I get my inspiration for new dishes from various sources, including restaurants, my favourite blogs, my collection of recipe books, and eating at the homes of friends and family. This recipe caught my eye however as I was glancing through my free one-year subscription to Canadian Living Magazine! (That was my ‘reward’ that I selected when I finally redeemed my Huggies points after years of buying diapers and wipes for the kiddos!) Wahoo!!
I was trying to find a way to use up the rest of the leeks from our garden when this recipe caught my eye. Pasta, sausage, leeks and cherry tomatoes … a wonderful collection of flavours in one dish and simple enough for a weeknight supper. DONE!
Have you cooked with leeks much? I’ve just started over the past few years and I am not sure why it took me so long. I find that they have an almost sweet taste, much more mellow than a regular white cooking onion, and they don’t inflict the pain of “onion tears” upon me when cutting them either! They pair very well with many dishes – i.e. omelets or frittatas, various soups, and sautéed in just about any dish where you would typically use onions.
Leeks are part of the nutritionally potent family of vegetables called the Allium family, and their other cousins include onions, shallots, scallions, garlic and chives. Need some more reasons to eat leeks, other then the fact that they taste great?! Here’s the top five highly concentrated micronutrients found in leeks!
1 cup of raw leeks contain:
- 35-46% of DRI for vitamin K --- the “clotting” vitamin; also important for bone health
- 19% of DRI for vitamin B6 --- the “go to” for hundreds of enzyme reactions of metabolism
- 15% of DRI for copper --- keeps blood vessels, nerves, immune system and bones healthy
- 14% of DRI for folate --- especially important during pregnancy for neural tube development
- 12-18% of DRI for vitamin C --- as I have said before, it’s not only in oranges folks!
And if that's not impressive enough, there's more!
Leeks and eye health: enter lutein + zeaxanthin!
The vast majority of the research on these two carotenoid pigments relates to eye health. There is a great deal of research to support the benefits of lutein and zeaxanthin in the prevention of cataracts and age-related macular degeneration (AMD). Leeks are right up near the top as a potent source of these two pigments, along with basil, parsley, spinach and kale to name a few.
Leeks and cancer prevention: enter kaempferol!
Kaempferol is a type of polyphenol and antioxidant that happens to be found in abundance in leeks, as well as many other fruits and vegetables. This antioxidant, like other antioxidants, can scavenge for free radicals, which is great because free radicals can cause a great deal of cellular damage. More importantly, researchers have shown in the laboratory setting (i.e. petri dishes) that this flavonoid can target/kill cancer cells at many stages in its development but is also smart enough to keep the healthy cells alive! If only the same could be said for all chemotherapy and radiation treatments...
Preparation and cooking
I have to admit that I find leeks a bit more time consuming to chop and prepare for recipes, since the bulb of the leek is typically filled with dirt. (In the garden, leeks are hilled which allows for a greater part of the leek to mature into the white bulb, which is the part that we typically use for cooking.) The easiest way for me to prepare them is to chop them all up, place them in a colander, and rinse thoroughly with water to wash away any remaining dirt.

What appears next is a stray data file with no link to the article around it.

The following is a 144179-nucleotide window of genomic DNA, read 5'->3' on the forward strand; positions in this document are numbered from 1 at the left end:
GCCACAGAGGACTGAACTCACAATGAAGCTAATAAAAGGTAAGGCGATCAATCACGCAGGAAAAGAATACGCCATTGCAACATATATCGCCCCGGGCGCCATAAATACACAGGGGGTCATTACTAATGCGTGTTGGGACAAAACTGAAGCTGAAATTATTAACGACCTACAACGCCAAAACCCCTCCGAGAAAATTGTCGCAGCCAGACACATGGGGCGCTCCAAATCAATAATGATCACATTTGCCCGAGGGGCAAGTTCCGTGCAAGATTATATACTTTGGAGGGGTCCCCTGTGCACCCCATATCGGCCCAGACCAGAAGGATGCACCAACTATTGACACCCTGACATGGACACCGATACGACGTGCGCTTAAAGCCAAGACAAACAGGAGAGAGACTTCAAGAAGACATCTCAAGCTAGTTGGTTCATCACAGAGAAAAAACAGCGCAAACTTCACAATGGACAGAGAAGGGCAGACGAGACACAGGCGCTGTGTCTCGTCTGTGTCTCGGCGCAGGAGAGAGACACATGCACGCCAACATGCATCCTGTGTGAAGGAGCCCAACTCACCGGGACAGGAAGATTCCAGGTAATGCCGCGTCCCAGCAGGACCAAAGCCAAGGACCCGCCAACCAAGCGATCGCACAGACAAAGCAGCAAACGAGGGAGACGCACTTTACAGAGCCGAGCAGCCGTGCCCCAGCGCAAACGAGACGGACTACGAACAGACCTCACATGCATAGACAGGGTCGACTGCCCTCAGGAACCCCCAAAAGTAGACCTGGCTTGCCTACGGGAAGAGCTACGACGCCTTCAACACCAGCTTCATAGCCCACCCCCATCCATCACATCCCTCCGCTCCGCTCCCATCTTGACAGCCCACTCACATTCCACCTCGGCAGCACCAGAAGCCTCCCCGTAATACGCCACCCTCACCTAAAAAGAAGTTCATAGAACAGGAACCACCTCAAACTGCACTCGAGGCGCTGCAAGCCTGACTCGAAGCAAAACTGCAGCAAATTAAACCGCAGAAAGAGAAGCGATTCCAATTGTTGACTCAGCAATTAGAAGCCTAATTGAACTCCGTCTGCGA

Ok, back to the good stuff - here's the recipe!
Sausage and Leek Fusilli
Adapted from Canadian Living Magazine, November 2012 issue
- 12 oz whole wheat (or gluten-free) fusilli pasta
- 225 g or 8 oz pork or turkey sausages, casings removed
- 2 tsp extra virgin olive oil
- 2 or 3 leeks (white and light green parts), halved lengthwise and sliced crosswise
- Pinch of salt and pepper
- ¾ cup of sodium-reduced chicken broth
- 2 cups cherry tomatoes, halved
- ½ cup Parmesan cheese, grated
- ¼ cup fresh parsley, chopped
- Cook pasta according to package directions until al dente; drain, reserving 1/2 cup cooking liquid.
- Meanwhile, in large skillet, cook sausage over medium-high heat, breaking up with back of spoon, until golden and crisp, about 5 minutes. With slotted spoon, transfer to bowl. Drain all but 2 tsp fat from pan, or add olive oil if not enough fat.
- Add leeks, salt and pepper to pan; cook over medium heat, stirring often, until slightly softened, about 3 minutes. Add broth and bring to boil; reduce heat and simmer until leeks are softened but some liquid remains, about 5 minutes.
- Add tomatoes, Parmesan cheese, parsley, pasta, reserved cooking liquid and half of the sausage; cook, tossing, until tomatoes are softened slightly, about 2 min.
- Serve topped with remaining sausage and a sprinkle of Parmesan cheese for good measure!
And to answer that other question that is lurking in the back of your head ... yes, dietitians eat pasta.
It's all about portions my friends.
Take it one bite at a time :)
- Ontario Ministry of Agriculture, Food and Rural Affairs. Leek Production. Accessed October 23, 2016 at http://www.omafra.gov.on.ca/english/crops/facts/91-004.htm
- USDA Nutrient Database. Accessed October 23, 2016 at https://ndb.nal.usda.gov/ndb/foods/show/2996?fgcd=&manu=&lfacet=&format=&count=&max=50&offset=&sort=default&order=asc&qlookup=leeks&ds=
- El-Sayed M.A., Akhtar, H., Zaheer, K., Ali R. Dietary sources of lutein and zeaxanthin carotenoids and their role in eye health. Nutrients 2013, 5, 1169-1185.
- Chen, A., Chen, Y.C. A review of the dietary flavonoid, kaempferol on human health and cancer chemoprevention. Food Chem 2013, 138(4): 2099-2107.